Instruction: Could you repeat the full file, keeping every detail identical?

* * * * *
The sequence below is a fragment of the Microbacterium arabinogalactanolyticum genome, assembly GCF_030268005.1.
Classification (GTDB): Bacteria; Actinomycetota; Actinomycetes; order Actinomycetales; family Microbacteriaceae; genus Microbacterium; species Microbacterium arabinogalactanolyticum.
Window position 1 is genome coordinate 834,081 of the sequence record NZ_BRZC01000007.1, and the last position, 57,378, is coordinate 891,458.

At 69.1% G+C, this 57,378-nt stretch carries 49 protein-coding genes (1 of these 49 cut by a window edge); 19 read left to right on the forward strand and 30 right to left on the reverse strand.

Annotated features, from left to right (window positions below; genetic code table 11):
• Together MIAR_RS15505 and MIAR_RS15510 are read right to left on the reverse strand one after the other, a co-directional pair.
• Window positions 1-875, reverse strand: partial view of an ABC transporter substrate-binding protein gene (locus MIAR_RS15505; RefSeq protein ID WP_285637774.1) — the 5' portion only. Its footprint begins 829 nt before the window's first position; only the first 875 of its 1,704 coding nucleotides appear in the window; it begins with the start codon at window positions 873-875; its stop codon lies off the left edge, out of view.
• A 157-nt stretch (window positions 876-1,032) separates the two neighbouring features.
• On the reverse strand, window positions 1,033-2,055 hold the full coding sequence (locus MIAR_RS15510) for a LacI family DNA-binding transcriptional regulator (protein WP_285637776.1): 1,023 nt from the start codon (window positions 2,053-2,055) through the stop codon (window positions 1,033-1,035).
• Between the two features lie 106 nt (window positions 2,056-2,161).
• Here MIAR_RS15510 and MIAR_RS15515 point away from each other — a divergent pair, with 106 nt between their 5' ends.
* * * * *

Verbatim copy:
The sequence below is a fragment of the Microbacterium arabinogalactanolyticum genome, assembly GCF_030268005.1.
Classification (GTDB): Bacteria; Actinomycetota; Actinomycetes; order Actinomycetales; family Microbacteriaceae; genus Microbacterium; species Microbacterium arabinogalactanolyticum.
Window position 1 is genome coordinate 834,081 of the sequence record NZ_BRZC01000007.1, and the last position, 57,378, is coordinate 891,458.

At 69.1% G+C, this 57,378-nt stretch carries 49 protein-coding genes (1 of these 49 cut by a window edge); 19 read left to right on the forward strand and 30 right to left on the reverse strand.

Annotated features, from left to right (window positions below; genetic code table 11):
• Together MIAR_RS15505 and MIAR_RS15510 are read right to left on the reverse strand one after the other, a co-directional pair.
• Window positions 1-875, reverse strand: partial view of an ABC transporter substrate-binding protein gene (locus MIAR_RS15505; RefSeq protein ID WP_285637774.1) — the 5' portion only. Its footprint begins 829 nt before the window's first position; only the first 875 of its 1,704 coding nucleotides appear in the window; it begins with the start codon at window positions 873-875; its stop codon lies off the left edge, out of view.
• A 157-nt stretch (window positions 876-1,032) separates the two neighbouring features.
• On the reverse strand, window positions 1,033-2,055 hold the full coding sequence (locus MIAR_RS15510) for a LacI family DNA-binding transcriptional regulator (protein WP_285637776.1): 1,023 nt from the start codon (window positions 2,053-2,055) through the stop codon (window positions 1,033-1,035).
• Between the two features lie 106 nt (window positions 2,056-2,161).
• Here MIAR_RS15510 and MIAR_RS15515 point away from each other — a divergent pair, with 106 nt between their 5' ends.